Thursday, August 14, 2014

Pilgrimage to New Mexico with my clergy group - Aug. 14, 2014

Our time at the Upaya Zen Center has been very rich. We meditate with the community once or twice a day for 20 to 40 minutes at a time. Equally, if not more, powerful have been our conversations with Joshin Brian Byrnes.

Joshin is a student of Roshi (teacher) Joan Halifax who founded Upaya. We've learned a lot about the structure of Zen Buddhism. A roshi or teacher is the highest rank. He or she is fully qualified to teach the dharma (way of Buddhism). The roshi also "confirms" a person who accepts the precepts of Buddhism. Roshis also ordain to the priesthood, and a roshi may also "invest" (my word, not theirs) a person with the rank of teacher or roshi. Joshin received his name when Roshi Joan made him a priest.

The Buddhist priesthood is not sacramental. The priests are in charge of the ceremonies in the temple. They also wear three distinctive garments - a long black outer robe and two inner garments that are white. Joshin told us a funny story about a priest who asked his teacher about the meaning of the priesthood. The teacher had a very heavy Japanese accent, and his student thought he said, "Priesthood is about love." That seemed to be a great answer, so the younger priest went around telling that story for years. But some time later his teacher heard him telling the story, and corrected him. "Not love," the teacher said, "Priesthood is about ROBE!"

Yesterday we spent about 90 minutes talking with Joshin about the similarities and differences among Buddhism, Judaism, and Christianity. A lot of our conversation was around the idea of "original sin."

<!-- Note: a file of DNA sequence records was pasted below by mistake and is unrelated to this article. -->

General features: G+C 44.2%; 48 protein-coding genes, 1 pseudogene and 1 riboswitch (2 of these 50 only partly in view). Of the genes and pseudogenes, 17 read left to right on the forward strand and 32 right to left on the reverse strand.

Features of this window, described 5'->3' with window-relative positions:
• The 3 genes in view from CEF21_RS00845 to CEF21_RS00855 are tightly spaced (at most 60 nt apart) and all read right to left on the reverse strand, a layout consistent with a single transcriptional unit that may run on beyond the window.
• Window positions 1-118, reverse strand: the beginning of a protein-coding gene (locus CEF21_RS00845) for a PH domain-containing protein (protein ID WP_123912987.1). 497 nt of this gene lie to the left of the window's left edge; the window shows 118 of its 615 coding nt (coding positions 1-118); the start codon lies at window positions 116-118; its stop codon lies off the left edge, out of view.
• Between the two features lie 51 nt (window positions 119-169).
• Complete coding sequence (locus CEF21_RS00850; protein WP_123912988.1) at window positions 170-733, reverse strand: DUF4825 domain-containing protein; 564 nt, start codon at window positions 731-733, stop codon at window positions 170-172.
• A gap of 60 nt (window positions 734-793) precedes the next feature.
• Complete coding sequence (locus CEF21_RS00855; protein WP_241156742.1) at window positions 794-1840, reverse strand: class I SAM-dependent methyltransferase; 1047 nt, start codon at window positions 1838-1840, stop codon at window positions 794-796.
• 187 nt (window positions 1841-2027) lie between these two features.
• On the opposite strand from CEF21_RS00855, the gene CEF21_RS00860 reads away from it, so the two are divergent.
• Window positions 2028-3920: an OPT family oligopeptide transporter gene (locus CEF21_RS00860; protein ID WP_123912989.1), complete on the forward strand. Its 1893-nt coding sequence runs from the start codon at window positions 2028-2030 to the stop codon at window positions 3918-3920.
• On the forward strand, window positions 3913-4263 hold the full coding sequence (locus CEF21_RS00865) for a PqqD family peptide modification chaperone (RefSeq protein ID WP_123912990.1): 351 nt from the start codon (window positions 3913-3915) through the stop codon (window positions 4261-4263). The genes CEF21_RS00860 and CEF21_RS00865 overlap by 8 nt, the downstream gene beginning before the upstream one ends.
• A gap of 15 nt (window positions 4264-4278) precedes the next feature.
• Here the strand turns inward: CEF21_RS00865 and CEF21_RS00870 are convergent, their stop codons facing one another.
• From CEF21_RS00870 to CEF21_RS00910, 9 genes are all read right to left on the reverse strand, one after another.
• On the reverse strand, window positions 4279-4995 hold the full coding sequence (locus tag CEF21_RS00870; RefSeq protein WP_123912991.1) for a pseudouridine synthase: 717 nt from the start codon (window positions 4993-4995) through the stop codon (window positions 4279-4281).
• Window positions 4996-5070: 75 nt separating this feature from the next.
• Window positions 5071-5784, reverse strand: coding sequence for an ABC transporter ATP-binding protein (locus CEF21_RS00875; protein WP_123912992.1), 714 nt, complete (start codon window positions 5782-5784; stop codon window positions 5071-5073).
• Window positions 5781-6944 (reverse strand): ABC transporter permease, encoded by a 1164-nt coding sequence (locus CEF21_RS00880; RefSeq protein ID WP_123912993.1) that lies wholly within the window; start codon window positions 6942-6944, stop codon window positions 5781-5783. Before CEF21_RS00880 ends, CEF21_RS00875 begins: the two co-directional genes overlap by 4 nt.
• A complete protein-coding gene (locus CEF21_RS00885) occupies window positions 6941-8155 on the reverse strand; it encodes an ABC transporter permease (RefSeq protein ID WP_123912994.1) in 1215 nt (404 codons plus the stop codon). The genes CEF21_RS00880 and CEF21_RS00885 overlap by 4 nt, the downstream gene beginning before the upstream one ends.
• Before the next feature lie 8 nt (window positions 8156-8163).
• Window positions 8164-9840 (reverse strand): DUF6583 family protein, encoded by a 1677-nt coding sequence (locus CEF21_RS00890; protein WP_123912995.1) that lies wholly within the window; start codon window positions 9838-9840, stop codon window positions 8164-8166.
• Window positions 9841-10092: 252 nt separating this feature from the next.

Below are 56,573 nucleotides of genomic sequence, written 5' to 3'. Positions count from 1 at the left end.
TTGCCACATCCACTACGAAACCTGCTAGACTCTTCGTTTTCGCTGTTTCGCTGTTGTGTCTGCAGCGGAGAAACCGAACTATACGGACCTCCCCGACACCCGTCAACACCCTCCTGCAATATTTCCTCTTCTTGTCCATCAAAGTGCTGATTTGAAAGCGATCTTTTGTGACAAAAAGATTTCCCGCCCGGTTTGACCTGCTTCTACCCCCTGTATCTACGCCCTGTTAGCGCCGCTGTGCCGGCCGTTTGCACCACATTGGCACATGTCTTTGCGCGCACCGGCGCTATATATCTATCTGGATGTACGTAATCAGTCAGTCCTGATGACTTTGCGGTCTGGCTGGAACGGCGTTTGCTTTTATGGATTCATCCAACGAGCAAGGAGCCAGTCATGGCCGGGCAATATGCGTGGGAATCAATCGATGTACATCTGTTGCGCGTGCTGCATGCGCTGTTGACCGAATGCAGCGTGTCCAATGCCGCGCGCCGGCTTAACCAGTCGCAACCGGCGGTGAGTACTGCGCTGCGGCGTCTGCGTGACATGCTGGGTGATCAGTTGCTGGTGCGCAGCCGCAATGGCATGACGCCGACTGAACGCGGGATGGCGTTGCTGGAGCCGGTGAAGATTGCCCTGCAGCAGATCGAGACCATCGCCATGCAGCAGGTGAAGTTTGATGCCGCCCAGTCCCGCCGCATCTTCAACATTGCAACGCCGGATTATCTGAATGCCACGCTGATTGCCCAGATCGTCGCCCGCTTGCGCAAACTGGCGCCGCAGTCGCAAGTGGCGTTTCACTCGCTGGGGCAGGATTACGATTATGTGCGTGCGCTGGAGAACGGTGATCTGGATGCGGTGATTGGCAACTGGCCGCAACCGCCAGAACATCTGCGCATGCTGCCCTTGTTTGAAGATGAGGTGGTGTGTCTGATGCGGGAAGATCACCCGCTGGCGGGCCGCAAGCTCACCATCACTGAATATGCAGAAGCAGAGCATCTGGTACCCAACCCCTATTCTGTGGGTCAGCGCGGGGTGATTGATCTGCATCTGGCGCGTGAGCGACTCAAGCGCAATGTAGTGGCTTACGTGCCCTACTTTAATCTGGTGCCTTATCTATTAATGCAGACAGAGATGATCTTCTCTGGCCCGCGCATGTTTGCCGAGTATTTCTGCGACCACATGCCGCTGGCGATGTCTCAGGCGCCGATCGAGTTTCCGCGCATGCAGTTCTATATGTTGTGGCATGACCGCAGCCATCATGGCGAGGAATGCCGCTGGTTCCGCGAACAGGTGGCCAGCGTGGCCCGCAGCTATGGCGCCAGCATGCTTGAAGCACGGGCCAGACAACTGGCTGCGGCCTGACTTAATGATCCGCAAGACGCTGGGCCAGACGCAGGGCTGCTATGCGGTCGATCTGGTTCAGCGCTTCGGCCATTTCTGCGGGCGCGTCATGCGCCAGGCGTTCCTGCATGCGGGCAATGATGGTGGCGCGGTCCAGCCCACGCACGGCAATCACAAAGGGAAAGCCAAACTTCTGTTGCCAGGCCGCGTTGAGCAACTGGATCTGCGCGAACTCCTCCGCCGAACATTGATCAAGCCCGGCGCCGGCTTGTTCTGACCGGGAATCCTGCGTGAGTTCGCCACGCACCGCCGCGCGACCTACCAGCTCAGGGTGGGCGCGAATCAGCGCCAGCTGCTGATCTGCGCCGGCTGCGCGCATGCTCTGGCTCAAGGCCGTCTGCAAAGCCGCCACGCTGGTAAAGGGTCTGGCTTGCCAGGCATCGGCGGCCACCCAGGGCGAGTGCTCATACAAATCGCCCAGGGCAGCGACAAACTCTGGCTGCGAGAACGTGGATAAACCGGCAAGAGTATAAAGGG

I think original sin is a useful concept, but as a phrase, it has probably outlived its usefulness. I would prefer to speak of "fundamental alienation." A lot of Christians (and others) think original sin means "original guilt," that is, we have somewhat inherited the guilt that Adam and Eve incurred when they ate the forbidden fruit. That's not right at all.

"Original sin" or (better) fundamental alienation means that we are all born into a network of alienation or estrangement. It helps to use a musical analogy. We all begin to sing our song just a little flat, and if we don't get some help, we get more and more out of tune. One way to think of salvation is to see it as reminding us of our original melody and helping us to sing it.

Yesterday Joshin used the phrase "our ancient twisted karma." I think that's pretty close to what I mean by fundamental alienation.

We did get hung up on the Cross and atonement. For me, the Cross is the symbol that God is present in the midst of suffering and that God's grace is available to us to help us overcome estrangement and "repair the world." I think there may be a connection here with the idea that bodhisattvas (awakened or enlightened souls) choose to be present in the world to help others overcome suffering. But we didn't talk about that.

There was also an interesting dharma talk (somewhat like a sermon) last night by Fleet Maul, a Buddhist teacher who is a former felon. Fleet spent 14 years in a penitentiary and became a monk while in prison. He came and talked with our group this morning.

It's not all been high level theological conversation and meditation. Last night we went to the Santa Fe Opera to see Donizetti's Don Pasquale. It was one of the best operas I've ever seen and was greatly enhanced by the translations of the libretto that were displayed on small screens in front of every seat. The singing and acting were absolutely first rate, too.